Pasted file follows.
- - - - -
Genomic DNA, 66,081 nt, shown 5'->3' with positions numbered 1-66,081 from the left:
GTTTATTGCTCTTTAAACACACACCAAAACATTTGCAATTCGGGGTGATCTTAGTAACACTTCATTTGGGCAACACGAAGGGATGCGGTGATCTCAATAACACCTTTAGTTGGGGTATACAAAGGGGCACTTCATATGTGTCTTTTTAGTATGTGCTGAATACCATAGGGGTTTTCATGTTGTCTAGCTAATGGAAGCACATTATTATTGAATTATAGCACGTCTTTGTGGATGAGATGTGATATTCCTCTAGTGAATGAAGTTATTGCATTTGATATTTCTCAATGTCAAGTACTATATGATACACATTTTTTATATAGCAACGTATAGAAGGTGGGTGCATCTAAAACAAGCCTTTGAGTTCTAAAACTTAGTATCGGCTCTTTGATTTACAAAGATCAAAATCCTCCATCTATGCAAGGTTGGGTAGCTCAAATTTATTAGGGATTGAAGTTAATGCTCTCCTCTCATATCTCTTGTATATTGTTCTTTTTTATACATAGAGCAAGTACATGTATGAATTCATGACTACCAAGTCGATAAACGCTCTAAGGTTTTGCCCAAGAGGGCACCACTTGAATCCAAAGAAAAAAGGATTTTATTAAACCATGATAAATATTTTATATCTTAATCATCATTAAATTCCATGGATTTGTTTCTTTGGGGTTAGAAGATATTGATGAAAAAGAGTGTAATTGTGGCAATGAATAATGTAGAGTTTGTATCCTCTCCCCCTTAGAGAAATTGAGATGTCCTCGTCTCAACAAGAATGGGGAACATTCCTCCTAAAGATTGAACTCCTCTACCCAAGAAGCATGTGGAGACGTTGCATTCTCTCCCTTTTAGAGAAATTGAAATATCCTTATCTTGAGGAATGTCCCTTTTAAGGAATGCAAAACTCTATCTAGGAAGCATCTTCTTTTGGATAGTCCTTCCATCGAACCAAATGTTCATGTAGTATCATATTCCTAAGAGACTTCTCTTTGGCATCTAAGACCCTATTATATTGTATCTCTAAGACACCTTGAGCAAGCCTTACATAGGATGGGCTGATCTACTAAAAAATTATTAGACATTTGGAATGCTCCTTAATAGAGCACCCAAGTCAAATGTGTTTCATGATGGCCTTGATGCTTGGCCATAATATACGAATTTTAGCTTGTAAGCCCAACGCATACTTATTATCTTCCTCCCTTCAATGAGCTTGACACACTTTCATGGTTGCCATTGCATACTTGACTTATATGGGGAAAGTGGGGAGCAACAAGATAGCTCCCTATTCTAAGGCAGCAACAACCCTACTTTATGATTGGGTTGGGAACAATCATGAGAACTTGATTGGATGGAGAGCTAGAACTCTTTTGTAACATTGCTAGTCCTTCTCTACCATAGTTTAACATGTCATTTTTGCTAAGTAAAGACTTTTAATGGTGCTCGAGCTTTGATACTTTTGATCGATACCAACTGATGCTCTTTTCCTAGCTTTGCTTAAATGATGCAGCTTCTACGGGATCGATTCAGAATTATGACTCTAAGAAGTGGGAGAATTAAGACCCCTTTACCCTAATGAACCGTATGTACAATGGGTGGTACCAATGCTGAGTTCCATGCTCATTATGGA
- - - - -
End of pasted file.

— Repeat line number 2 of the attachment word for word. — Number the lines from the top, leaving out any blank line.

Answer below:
GTTTATTGCTCTTTAAACACACACCAAAACATTTGCAATTCGGGGTGATCTTAGTAACACTTCATTTGGGCAACACGAAGGGATGCGGTGATCTCAATAACACCTTTAGTTGGGGTATACAAAGGGGCACTTCATATGTGTCTTTTTAGTATGTGCTGAATACCATAGGGGTTTTCATGTTGTCTAGCTAATGGAAGCACATTATTATTGAATTATAGCACGTCTTTGTGGATGAGATGTGATATTCCTCTAGTGAATGAAGTTATTGCATTTGATATTTCTCAATGTCAAGTACTATATGATACACATTTTTTATATAGCAACGTATAGAAGGTGGGTGCATCTAAAACAAGCCTTTGAGTTCTAAAACTTAGTATCGGCTCTTTGATTTACAAAGATCAAAATCCTCCATCTATGCAAGGTTGGGTAGCTCAAATTTATTAGGGATTGAAGTTAATGCTCTCCTCTCATATCTCTTGTATATTGTTCTTTTTTATACATAGAGCAAGTACATGTATGAATTCATGACTACCAAGTCGATAAACGCTCTAAGGTTTTGCCCAAGAGGGCACCACTTGAATCCAAAGAAAAAAGGATTTTATTAAACCATGATAAATATTTTATATCTTAATCATCATTAAATTCCATGGATTTGTTTCTTTGGGGTTAGAAGATATTGATGAAAAAGAGTGTAATTGTGGCAATGAATAATGTAGAGTTTGTATCCTCTCCCCCTTAGAGAAATTGAGATGTCCTCGTCTCAACAAGAATGGGGAACATTCCTCCTAAAGATTGAACTCCTCTACCCAAGAAGCATGTGGAGACGTTGCATTCTCTCCCTTTTAGAGAAATTGAAATATCCTTATCTTGAGGAATGTCCCTTTTAAGGAATGCAAAACTCTATCTAGGAAGCATCTTCTTTTGGATAGTCCTTCCATCGAACCAAATGTTCATGTAGTATCATATTCCTAAGAGACTTCTCTTTGGCATCTAAGACCCTATTATATTGTATCTCTAAGACACCTTGAGCAAGCCTTACATAGGATGGGCTGATCTACTAAAAAATTATTAGACATTTGGAATGCTCCTTAATAGAGCACCCAAGTCAAATGTGTTTCATGATGGCCTTGATGCTTGGCCATAATATACGAATTTTAGCTTGTAAGCCCAACGCATACTTATTATCTTCCTCCCTTCAATGAGCTTGACACACTTTCATGGTTGCCATTGCATACTTGACTTATATGGGGAAAGTGGGGAGCAACAAGATAGCTCCCTATTCTAAGGCAGCAACAACCCTACTTTATGATTGGGTTGGGAACAATCATGAGAACTTGATTGGATGGAGAGCTAGAACTCTTTTGTAACATTGCTAGTCCTTCTCTACCATAGTTTAACATGTCATTTTTGCTAAGTAAAGACTTTTAATGGTGCTCGAGCTTTGATACTTTTGATCGATACCAACTGATGCTCTTTTCCTAGCTTTGCTTAAATGATGCAGCTTCTACGGGATCGATTCAGAATTATGACTCTAAGAAGTGGGAGAATTAAGACCCCTTTACCCTAATGAACCGTATGTACAATGGGTGGTACCAATGCTGAGTTCCATGCTCATTATGGA